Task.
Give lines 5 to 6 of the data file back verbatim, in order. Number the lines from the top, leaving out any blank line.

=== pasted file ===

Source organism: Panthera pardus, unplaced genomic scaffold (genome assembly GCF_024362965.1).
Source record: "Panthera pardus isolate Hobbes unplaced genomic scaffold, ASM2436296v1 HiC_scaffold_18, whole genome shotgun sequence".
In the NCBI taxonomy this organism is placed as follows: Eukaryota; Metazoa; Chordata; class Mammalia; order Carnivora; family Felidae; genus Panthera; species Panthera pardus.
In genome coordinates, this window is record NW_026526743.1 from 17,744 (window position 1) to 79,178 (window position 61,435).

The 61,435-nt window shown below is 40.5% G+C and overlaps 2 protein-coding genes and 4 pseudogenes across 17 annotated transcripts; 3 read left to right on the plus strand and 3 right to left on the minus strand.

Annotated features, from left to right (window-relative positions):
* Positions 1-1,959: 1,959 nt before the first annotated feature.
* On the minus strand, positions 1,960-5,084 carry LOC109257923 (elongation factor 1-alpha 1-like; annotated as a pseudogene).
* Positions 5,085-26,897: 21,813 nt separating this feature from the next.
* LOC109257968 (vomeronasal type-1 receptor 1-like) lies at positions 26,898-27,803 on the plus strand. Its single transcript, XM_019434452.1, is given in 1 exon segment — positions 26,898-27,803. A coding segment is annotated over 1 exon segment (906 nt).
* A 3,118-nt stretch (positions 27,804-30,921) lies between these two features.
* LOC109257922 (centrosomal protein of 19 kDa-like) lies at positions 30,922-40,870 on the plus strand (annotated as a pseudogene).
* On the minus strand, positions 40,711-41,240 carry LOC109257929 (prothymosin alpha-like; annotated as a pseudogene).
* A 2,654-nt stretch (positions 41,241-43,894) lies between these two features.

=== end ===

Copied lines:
The 61,435-nt window shown below is 40.5% G+C and overlaps 2 protein-coding genes and 4 pseudogenes across 17 annotated transcripts; 3 read left to right on the plus strand and 3 right to left on the minus strand.

Annotated features, from left to right (window-relative positions):